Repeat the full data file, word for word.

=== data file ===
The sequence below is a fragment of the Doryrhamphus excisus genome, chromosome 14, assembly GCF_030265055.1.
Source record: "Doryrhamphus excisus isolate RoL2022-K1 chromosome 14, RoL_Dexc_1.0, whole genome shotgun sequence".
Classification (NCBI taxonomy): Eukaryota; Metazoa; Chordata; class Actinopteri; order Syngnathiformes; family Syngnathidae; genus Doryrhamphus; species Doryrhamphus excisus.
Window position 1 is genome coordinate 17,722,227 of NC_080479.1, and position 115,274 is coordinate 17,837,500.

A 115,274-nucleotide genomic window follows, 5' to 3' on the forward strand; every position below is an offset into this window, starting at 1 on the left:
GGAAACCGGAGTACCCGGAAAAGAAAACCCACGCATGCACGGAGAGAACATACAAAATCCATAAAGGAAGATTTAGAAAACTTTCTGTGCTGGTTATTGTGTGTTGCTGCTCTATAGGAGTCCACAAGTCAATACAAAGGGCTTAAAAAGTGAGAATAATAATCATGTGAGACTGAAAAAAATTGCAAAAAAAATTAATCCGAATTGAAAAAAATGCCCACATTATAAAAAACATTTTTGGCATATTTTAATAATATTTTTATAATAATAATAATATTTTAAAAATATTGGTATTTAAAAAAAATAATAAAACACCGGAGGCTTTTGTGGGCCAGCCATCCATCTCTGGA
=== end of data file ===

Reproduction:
The sequence below is a fragment of the Doryrhamphus excisus genome, chromosome 14, assembly GCF_030265055.1.
Source record: "Doryrhamphus excisus isolate RoL2022-K1 chromosome 14, RoL_Dexc_1.0, whole genome shotgun sequence".
Classification (NCBI taxonomy): Eukaryota; Metazoa; Chordata; class Actinopteri; order Syngnathiformes; family Syngnathidae; genus Doryrhamphus; species Doryrhamphus excisus.
Window position 1 is genome coordinate 17,722,227 of NC_080479.1, and position 115,274 is coordinate 17,837,500.

A 115,274-nucleotide genomic window follows, 5' to 3' on the forward strand; every position below is an offset into this window, starting at 1 on the left:
GGAAACCGGAGTACCCGGAAAAGAAAACCCACGCATGCACGGAGAGAACATACAAAATCCATAAAGGAAGATTTAGAAAACTTTCTGTGCTGGTTATTGTGTGTTGCTGCTCTATAGGAGTCCACAAGTCAATACAAAGGGCTTAAAAAGTGAGAATAATAATCATGTGAGACTGAAAAAAATTGCAAAAAAAATTAATCCGAATTGAAAAAAATGCCCACATTATAAAAAACATTTTTGGCATATTTTAATAATATTTTTATAATAATAATAATATTTTAAAAATATTGGTATTTAAAAAAAATAATAAAACACCGGAGGCTTTTGTGGGCCAGCCATCCATCTCTGGA